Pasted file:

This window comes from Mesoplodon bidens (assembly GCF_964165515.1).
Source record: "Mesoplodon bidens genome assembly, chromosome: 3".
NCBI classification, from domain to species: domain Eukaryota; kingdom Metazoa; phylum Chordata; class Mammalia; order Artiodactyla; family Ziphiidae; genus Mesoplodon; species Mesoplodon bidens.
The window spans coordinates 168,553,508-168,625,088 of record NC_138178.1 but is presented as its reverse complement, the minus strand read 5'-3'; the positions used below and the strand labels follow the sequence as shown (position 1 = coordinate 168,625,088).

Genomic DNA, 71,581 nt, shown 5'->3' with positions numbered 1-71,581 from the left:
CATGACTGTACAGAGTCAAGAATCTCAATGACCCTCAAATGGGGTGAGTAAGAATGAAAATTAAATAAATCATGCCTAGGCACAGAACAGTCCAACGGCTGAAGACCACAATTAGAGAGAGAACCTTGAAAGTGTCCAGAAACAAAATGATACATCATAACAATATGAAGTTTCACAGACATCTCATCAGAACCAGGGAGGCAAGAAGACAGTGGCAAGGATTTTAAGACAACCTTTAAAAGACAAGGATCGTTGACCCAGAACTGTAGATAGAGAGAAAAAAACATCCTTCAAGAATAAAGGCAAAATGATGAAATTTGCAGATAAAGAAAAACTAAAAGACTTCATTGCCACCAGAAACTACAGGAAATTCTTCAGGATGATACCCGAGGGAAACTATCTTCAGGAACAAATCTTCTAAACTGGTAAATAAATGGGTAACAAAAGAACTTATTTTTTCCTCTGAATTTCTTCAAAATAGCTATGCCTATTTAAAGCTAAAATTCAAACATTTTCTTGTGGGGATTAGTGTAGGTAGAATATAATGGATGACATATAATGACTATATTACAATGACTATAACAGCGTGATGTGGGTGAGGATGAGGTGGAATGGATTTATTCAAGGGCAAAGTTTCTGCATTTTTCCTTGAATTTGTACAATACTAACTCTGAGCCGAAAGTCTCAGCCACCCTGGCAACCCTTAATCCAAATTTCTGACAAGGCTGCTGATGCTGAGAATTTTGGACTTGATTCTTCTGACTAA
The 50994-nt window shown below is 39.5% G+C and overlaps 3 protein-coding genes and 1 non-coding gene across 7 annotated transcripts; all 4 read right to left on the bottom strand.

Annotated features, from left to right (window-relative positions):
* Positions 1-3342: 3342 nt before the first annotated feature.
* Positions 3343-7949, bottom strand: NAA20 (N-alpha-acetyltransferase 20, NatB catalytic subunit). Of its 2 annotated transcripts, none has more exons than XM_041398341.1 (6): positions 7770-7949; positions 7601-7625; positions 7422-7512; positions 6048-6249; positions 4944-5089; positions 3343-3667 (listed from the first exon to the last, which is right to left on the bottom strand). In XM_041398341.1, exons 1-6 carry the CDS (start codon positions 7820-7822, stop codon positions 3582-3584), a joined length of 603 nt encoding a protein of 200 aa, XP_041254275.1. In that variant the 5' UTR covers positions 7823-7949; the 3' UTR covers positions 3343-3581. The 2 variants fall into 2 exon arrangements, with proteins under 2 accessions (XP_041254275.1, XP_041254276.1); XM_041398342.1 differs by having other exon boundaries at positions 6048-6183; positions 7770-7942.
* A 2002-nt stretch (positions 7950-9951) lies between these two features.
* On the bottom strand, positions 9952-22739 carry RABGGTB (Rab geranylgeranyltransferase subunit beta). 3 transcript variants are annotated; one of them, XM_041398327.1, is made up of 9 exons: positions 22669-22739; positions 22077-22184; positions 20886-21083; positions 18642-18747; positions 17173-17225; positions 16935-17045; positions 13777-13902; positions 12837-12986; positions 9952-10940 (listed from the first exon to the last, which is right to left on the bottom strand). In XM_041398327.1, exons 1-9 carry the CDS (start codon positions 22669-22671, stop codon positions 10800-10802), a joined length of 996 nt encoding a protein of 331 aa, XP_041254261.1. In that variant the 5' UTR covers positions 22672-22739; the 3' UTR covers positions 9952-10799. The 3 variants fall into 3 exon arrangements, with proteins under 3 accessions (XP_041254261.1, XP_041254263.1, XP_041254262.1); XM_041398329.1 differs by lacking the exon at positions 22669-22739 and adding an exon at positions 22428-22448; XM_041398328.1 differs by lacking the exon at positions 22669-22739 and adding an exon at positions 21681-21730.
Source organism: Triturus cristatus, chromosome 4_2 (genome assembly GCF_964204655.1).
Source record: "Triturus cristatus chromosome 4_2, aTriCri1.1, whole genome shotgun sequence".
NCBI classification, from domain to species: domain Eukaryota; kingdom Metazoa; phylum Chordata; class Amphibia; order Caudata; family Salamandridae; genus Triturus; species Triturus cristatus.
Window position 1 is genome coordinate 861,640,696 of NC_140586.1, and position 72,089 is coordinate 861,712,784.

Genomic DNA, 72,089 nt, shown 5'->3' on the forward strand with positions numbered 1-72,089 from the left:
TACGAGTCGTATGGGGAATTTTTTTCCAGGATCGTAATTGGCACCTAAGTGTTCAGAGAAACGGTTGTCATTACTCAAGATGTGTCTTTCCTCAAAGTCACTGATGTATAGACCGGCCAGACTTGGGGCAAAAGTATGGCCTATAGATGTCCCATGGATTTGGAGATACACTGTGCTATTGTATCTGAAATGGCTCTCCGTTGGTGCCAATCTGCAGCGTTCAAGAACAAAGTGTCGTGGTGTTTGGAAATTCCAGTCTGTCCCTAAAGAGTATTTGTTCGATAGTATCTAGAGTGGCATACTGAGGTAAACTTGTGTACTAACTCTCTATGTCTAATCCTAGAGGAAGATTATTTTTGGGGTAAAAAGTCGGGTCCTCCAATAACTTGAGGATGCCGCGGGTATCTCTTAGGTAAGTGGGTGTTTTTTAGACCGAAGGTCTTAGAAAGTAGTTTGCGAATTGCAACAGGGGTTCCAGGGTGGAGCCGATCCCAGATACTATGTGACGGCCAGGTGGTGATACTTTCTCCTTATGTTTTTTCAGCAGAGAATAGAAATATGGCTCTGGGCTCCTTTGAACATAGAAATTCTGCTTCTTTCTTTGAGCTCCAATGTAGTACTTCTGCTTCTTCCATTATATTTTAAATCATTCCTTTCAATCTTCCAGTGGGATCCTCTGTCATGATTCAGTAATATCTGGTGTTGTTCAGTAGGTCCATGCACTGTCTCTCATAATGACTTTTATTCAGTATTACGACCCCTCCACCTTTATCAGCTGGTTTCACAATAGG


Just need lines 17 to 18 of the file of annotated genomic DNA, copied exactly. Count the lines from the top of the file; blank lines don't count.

Genomic DNA, 72,089 nt, shown 5'->3' on the forward strand with positions numbered 1-72,089 from the left:
TACGAGTCGTATGGGGAATTTTTTTCCAGGATCGTAATTGGCACCTAAGTGTTCAGAGAAACGGTTGTCATTACTCAAGATGTGTCTTTCCTCAAAGTCACTGATGTATAGACCGGCCAGACTTGGGGCAAAAGTATGGCCTATAGATGTCCCATGGATTTGGAGATACACTGTGCTATTGTATCTGAAATGGCTCTCCGTTGGTGCCAATCTGCAGCGTTCAAGAACAAAGTGTCGTGGTGTTTGGAAATTCCAGTCTGTCCCTAAAGAGTATTTGTTCGATAGTATCTAGAGTGGCATACTGAGGTAAACTTGTGTACTAACTCTCTATGTCTAATCCTAGAGGAAGATTATTTTTGGGGTAAAAAGTCGGGTCCTCCAATAACTTGAGGATGCCGCGGGTATCTCTTAGGTAAGTGGGTGTTTTTTAGACCGAAGGTCTTAGAAAGTAGTTTGCGAATTGCAACAGGGGTTCCAGGGTGGAGCCGATCCCAGATACTATGTGACGGCCAGGTGGTGATACTTTCTCCTTATGTTTTTTCAGCAGAGAATAGAAATATGGCTCTGGGCTCCTTTGAACATAGAAATTCTGCTTCTTTCTTTGAGCTCCAATGTAGTACTTCTGCTTCTTCCATTATATTTTAAATCATTCCTTTCAATCTTCCAGTGGGATCCTCTGTCATGATTCAGTAATATCTGGTGTTGTTCAGTAGGTCCATGCACTGTCTCTCATAATGACTTTTATTCAGTATTACGACCCCTCCACCTTTATCAGCTGGTTTCACAATAGG